Armenian Iran: from Tabriz to Jolfa


Earlier:
Armenian monasteries in Iran
Armenian cemetery in Julfa
I arrived in Tabriz in the late afternoon. Near the Blue Mosque, I met the girl who would be my host for the week. Wrapped in her black Islamic dress, she was francophone, lively, eager for debate and for knowledge. Together with her and her friend, a capricious teenager, we roamed Tabriz as the day waned. I do not know how she came to speak to me about the Armenians of Tabriz: they are Christians, that should interest me. Yes, they are many, no, she does not know them, yes, they have schools and meeting places, and even churches. Who knows, perhaps one ought to be able to learn Armenian in Tabriz.

The churches.

She became enthusiastic. Yes, there are churches, but she does not exactly know, where. No, she has never been there, she does not know what a church is like, and besides, she thought that as a Muslim, she was forbidden to enter a church. However, says her friend, this prohibition does not apply to me… but by that time it was already dark. They asked the shopkeepers of the area. Yes, the church has to be hidden there, in that block of houses. We had to go down many small alleys, a dead end, and there we were. A gate, an intercom, a long discussion. The caretaker who opens the gate for us glances at the girl wrapped in her chador, and lets her in first: “who could see you?” Buildings in the courtyard, with closed windows, he must take the chains off the door – the church is no longer open to the faithful, only at Christmas and Easter. A new church, an empty and ugly one, where nothing recalls the memory of Marco Polo’s visit in the 13th century. But there is the caretaker who tells us these things, the mounting excitement, the questions, the hands that reach out and shake each other, the thanks, and I suddenly understand, that the young polyglot man with us, who previously pretended to be a tourist by speaking Italian to me, has just asked in Farsi, whether he might be allowed to learn Armenian. “Yes”, the caretaker answers, and then he hesitates, because, he says, the courses are also religious classes. Nevertheless, he gives a phone number and names.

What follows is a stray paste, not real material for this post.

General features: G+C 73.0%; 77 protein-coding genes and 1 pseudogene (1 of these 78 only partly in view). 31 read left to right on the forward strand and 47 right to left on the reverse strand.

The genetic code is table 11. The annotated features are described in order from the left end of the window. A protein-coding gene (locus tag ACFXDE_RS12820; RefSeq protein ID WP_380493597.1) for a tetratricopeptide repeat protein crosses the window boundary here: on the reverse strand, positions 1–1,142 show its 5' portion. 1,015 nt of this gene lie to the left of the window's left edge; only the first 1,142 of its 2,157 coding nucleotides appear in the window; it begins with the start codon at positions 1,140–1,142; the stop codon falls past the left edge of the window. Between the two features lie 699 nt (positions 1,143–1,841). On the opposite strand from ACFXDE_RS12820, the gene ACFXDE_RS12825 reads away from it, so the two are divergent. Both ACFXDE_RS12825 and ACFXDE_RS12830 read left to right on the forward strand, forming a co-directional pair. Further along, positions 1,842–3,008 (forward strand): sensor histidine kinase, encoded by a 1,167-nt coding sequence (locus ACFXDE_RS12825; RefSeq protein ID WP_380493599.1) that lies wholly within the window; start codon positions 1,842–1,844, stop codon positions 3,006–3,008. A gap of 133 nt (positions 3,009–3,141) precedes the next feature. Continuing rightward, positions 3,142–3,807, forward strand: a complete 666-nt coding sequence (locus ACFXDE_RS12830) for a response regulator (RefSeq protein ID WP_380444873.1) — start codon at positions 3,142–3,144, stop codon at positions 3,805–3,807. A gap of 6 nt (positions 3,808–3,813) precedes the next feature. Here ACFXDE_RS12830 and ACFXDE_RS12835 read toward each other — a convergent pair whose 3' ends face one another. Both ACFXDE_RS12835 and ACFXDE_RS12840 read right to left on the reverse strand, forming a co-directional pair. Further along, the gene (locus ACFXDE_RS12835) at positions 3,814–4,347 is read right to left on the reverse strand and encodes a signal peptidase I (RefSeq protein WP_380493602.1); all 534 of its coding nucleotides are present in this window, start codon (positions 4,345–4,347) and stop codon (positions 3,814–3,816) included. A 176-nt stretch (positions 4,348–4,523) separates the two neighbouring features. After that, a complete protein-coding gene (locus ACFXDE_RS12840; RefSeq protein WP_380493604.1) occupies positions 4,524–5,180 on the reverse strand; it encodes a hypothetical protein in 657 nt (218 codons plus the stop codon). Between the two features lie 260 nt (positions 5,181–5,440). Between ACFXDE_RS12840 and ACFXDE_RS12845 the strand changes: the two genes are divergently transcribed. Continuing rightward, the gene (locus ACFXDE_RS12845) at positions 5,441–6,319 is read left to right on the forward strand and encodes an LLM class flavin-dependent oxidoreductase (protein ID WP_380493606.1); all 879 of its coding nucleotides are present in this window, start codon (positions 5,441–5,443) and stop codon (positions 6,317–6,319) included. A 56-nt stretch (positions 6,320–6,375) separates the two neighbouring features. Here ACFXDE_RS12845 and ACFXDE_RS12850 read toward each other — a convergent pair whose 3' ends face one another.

Two or three days later, sitting on a carpet pile in the bazaar, the boy appears, and whispers to me that he has called, he has met someone, he can follow the course, all alone, secretly and without compulsion.

And that he had his first Armenian lesson that morning. The alphabet.


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And the girl? When she told her mother how she went with me at night to visit the Armenian church hidden deep in the maze of streets, in an enclosed courtyard behind high blank walls, and how the caretaker explained to her about the paintings, the four Evangelists, Christ on the cross in the choir, the tombstones with their long epitaphs on the sidewalls, and how the three of us were talking with the old caretaker in the shadows, her mother warmly congratulated her.

Afterward, we went with her father to visit other Armenian churches, lost in the mountains, far from the eyes of passersby. He, too, wanted to see a church.

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From Tabriz we went up to Jolfa, on the border with Nakhichevan, an enclave of Azerbaijan between Armenia and Iran. On the other side of the river Araz – the ancient Araxes – a bare hilly landscape, red earth, and in the center, a pale blue mountain, like a cone. This is Ilandag, the Snake Mountain, a huge blue fang that dominates the landscape of Nakhichevan; probably a volcano, about which it is said to have been struck by Noah’s Ark while drifting in the floodwaters. It is seen from far away. I did not enter Nakhichevan, I just admired it from the Iranian bank of the Araz, which borders it; on the other side, at the foot of the red cliffs, a railway, barracks and watchtowers.